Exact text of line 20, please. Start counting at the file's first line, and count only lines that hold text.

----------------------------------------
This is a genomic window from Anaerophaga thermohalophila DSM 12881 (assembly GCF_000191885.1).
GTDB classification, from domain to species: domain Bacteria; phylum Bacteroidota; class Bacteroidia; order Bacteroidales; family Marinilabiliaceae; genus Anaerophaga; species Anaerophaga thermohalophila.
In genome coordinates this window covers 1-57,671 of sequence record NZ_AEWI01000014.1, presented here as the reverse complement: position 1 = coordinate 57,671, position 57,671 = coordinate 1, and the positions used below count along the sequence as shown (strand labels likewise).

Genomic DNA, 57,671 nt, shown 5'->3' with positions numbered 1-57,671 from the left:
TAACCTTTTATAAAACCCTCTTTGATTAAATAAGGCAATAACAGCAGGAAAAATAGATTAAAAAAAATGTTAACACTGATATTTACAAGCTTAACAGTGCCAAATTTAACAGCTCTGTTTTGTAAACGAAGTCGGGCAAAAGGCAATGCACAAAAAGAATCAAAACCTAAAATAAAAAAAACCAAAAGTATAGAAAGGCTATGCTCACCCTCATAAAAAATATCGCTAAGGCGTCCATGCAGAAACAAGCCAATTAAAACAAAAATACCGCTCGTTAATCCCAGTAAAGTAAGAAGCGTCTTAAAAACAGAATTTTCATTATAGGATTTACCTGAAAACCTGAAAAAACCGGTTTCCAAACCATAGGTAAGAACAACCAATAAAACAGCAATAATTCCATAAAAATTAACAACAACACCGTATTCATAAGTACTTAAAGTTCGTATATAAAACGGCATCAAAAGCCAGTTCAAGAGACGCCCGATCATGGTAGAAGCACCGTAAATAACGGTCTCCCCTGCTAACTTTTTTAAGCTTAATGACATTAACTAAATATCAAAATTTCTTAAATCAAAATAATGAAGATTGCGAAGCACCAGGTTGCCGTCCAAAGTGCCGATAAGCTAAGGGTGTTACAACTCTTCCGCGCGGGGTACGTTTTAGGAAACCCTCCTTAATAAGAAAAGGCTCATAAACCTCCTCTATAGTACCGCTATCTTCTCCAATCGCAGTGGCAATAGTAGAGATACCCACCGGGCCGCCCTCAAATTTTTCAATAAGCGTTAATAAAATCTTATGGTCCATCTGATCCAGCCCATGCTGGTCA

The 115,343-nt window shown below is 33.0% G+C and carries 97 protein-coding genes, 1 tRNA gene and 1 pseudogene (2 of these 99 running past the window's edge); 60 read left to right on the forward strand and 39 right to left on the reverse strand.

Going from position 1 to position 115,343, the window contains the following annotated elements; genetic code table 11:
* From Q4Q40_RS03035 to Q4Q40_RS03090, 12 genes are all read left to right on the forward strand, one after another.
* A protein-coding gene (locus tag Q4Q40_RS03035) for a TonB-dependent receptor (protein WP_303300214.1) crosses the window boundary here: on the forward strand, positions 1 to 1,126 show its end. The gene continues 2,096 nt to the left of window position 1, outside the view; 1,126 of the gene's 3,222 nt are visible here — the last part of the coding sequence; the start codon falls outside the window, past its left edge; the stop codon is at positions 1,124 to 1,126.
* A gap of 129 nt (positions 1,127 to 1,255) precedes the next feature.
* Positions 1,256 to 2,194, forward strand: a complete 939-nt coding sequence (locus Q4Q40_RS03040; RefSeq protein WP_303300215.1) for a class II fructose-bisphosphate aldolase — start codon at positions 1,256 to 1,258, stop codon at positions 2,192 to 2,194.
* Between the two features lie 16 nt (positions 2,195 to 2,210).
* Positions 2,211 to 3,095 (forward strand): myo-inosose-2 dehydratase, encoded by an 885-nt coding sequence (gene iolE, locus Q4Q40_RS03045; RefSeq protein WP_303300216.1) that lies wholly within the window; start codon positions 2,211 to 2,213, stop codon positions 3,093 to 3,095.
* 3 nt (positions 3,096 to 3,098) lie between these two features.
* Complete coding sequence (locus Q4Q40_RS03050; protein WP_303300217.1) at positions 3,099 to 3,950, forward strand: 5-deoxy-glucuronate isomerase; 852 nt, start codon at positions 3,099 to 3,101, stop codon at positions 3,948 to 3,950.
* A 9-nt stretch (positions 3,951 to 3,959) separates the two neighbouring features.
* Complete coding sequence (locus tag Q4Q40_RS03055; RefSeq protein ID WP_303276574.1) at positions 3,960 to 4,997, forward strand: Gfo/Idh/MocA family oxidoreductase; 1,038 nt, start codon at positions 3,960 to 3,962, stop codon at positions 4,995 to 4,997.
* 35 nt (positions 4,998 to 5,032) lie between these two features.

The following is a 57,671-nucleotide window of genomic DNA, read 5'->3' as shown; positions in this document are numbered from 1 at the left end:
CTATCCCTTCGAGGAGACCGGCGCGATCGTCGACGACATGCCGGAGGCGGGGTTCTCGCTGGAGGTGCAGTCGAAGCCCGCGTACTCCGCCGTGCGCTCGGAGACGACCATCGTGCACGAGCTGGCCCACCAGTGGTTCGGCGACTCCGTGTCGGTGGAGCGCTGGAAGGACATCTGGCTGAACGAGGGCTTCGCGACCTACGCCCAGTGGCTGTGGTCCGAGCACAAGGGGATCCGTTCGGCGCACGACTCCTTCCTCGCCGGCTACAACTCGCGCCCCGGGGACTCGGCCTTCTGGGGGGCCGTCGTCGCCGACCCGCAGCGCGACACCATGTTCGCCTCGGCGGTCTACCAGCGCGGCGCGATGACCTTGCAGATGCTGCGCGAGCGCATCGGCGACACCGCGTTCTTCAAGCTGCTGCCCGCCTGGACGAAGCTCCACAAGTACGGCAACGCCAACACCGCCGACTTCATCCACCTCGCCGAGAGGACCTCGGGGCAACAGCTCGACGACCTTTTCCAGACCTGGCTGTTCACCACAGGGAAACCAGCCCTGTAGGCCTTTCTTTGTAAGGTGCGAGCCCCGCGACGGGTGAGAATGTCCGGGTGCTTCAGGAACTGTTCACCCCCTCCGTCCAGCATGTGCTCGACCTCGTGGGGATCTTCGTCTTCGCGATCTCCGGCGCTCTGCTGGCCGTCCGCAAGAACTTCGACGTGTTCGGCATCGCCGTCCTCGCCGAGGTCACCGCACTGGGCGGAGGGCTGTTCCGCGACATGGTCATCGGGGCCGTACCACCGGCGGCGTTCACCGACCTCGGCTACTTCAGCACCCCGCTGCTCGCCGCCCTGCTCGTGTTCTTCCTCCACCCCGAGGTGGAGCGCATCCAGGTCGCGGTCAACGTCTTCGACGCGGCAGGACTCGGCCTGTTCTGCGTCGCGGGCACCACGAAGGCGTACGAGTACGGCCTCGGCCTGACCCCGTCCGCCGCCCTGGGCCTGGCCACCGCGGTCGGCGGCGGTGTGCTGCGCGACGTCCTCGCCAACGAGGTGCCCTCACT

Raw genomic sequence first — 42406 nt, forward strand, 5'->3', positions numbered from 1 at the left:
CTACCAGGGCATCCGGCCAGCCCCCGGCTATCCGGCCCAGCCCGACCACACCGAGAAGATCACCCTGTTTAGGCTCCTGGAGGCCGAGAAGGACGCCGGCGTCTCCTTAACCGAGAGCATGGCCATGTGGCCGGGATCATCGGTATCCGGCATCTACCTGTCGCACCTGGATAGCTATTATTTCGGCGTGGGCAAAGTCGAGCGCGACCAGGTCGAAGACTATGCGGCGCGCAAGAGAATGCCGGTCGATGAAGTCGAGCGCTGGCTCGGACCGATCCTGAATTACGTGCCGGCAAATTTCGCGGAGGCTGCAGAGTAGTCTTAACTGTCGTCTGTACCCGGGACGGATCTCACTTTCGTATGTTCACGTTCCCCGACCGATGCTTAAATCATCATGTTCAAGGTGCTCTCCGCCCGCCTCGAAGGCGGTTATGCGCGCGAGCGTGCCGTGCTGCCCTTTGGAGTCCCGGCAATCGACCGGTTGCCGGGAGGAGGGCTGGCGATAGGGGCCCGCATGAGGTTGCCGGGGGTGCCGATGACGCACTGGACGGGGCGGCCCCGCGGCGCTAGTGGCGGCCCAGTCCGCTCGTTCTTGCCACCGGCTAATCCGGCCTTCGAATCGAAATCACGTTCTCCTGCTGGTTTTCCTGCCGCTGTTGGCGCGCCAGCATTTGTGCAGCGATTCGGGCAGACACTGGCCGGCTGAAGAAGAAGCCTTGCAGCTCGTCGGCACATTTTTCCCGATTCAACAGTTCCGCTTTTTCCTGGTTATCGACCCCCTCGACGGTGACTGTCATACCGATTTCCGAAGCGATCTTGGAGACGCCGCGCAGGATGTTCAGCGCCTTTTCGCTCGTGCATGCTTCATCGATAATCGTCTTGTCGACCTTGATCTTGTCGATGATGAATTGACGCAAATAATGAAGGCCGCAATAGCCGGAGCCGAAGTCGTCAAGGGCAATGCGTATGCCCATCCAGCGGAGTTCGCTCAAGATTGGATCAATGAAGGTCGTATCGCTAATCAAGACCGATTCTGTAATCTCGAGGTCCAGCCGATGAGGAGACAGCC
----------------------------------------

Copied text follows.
CTATCCCTTCGAGGAGACCGGCGCGATCGTCGACGACATGCCGGAGGCGGGGTTCTCGCTGGAGGTGCAGTCGAAGCCCGCGTACTCCGCCGTGCGCTCGGAGACGACCATCGTGCACGAGCTGGCCCACCAGTGGTTCGGCGACTCCGTGTCGGTGGAGCGCTGGAAGGACATCTGGCTGAACGAGGGCTTCGCGACCTACGCCCAGTGGCTGTGGTCCGAGCACAAGGGGATCCGTTCGGCGCACGACTCCTTCCTCGCCGGCTACAACTCGCGCCCCGGGGACTCGGCCTTCTGGGGGGCCGTCGTCGCCGACCCGCAGCGCGACACCATGTTCGCCTCGGCGGTCTACCAGCGCGGCGCGATGACCTTGCAGATGCTGCGCGAGCGCATCGGCGACACCGCGTTCTTCAAGCTGCTGCCCGCCTGGACGAAGCTCCACAAGTACGGCAACGCCAACACCGCCGACTTCATCCACCTCGCCGAGAGGACCTCGGGGCAACAGCTCGACGACCTTTTCCAGACCTGGCTGTTCACCACAGGGAAACCAGCCCTGTAGGCCTTTCTTTGTAAGGTGCGAGCCCCGCGACGGGTGAGAATGTCCGGGTGCTTCAGGAACTGTTCACCCCCTCCGTCCAGCATGTGCTCGACCTCGTGGGGATCTTCGTCTTCGCGATCTCCGGCGCTCTGCTGGCCGTCCGCAAGAACTTCGACGTGTTCGGCATCGCCGTCCTCGCCGAGGTCACCGCACTGGGCGGAGGGCTGTTCCGCGACATGGTCATCGGGGCCGTACCACCGGCGGCGTTCACCGACCTCGGCTACTTCAGCACCCCGCTGCTCGCCGCCCTGCTCGTGTTCTTCCTCCACCCCGAGGTGGAGCGCATCCAGGTCGCGGTCAACGTCTTCGACGCGGCAGGACTCGGCCTGTTCTGCGTCGCGGGCACCACGAAGGCGTACGAGTACGGCCTCGGCCTGACCCCGTCCGCCGCCCTGGGCCTGGCCACCGCGGTCGGCGGCGGTGTGCTGCGCGACGTCCTCGCCAACGAGGTGCCCTCACT